Optical in-situ sensors capture dissolved organic carbon (DOC) dynamics after prescribed fire in high-DOC forest watersheds


Olivares C. I., Zhang W., Uzun H., Erdem C. U., Majidzadeh H., Trettin C., ...More

International Journal of Wildland Fire, vol.28, no.10, pp.761-768, 2019 (SCI-Expanded) identifier

  • Publication Type: Article / Article
  • Volume: 28 Issue: 10
  • Publication Date: 2019
  • Doi Number: 10.1071/wf18175
  • Journal Name: International Journal of Wildland Fire
  • Journal Indexes: Science Citation Index Expanded (SCI-EXPANDED), Scopus
  • Page Numbers: pp.761-768
  • Keywords: first-order watershed, forest management, prescribed burn, Santee Experimental Forest, South Carolina
  • Istanbul Technical University Affiliated: No

Abstract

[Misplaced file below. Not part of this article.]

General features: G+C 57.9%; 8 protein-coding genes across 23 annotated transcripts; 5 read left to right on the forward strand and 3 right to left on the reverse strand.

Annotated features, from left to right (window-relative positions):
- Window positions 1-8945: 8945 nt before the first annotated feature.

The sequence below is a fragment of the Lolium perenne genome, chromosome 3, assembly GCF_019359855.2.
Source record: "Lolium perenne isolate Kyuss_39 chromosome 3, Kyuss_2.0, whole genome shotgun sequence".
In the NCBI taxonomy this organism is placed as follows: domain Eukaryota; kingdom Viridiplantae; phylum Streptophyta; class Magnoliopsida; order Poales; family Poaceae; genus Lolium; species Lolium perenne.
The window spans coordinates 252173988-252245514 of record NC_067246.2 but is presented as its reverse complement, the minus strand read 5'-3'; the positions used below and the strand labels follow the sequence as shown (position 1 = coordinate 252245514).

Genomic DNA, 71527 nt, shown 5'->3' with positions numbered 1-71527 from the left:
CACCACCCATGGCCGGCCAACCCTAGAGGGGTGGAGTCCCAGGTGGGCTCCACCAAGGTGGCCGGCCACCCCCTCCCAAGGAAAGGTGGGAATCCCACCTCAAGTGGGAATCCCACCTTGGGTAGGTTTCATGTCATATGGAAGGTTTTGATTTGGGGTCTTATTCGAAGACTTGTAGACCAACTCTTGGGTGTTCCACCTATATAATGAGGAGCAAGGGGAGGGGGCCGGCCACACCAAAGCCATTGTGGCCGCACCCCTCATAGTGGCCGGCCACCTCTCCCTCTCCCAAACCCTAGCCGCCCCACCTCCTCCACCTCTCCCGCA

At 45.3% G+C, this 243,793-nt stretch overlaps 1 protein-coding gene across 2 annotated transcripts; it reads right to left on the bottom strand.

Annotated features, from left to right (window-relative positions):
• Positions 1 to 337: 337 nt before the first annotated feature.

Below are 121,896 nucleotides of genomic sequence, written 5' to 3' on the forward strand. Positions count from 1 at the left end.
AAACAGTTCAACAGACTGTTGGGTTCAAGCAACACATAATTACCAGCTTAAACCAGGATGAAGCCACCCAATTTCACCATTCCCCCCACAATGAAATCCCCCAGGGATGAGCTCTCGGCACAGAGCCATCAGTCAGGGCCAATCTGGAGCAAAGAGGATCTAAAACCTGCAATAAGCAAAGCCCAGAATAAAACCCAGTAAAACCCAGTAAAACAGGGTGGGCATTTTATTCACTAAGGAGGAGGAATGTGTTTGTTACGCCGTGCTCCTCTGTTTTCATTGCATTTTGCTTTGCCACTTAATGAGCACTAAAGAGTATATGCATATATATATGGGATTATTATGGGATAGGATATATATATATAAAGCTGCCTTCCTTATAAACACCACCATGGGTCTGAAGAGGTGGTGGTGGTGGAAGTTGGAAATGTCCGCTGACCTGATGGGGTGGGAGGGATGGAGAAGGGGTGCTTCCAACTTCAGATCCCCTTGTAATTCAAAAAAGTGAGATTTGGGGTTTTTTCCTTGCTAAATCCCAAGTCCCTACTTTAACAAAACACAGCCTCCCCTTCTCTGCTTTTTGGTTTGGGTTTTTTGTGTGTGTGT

Fires alter terrestrial dissolved organic carbon (DOC) exports into water, making reliable post-fire DOC monitoring a crucial aspect of safeguarding drinking water supply. We evaluated DOC optical sensors in a pair of prescribed burned and unburned first-order watersheds at the Santee Experimental Forest, in the coastal plain forests of South Carolina, and the receiving second-order watershed during four post-fire storm DOC pulses. Median DOC concentrations were 30 and 23 mg L-1 in the burned and unburned watersheds following the first post-fire storm. Median DOC remained high during the second and third storms, but returned to pre-fire concentrations in the fourth storm. During the first three post-fire storms, sensor DOC load in the burned watershed was 1.22-fold higher than in the unburned watershed. Grab samples underestimated DOC loads compared with those calculated using the in-situ sensors, especially for the second-order watershed. After fitting sensor values with a locally weighted smoothing model, the adjusted sensor values were within 2 mg L-1 of the grab samples over the course of the study. Overall, we showed that prescribed fire can release DOC during the first few post-fire storms and that in-situ sensors have adequate sensitivity to capture storm-related DOC pulses in high-DOC forest watersheds.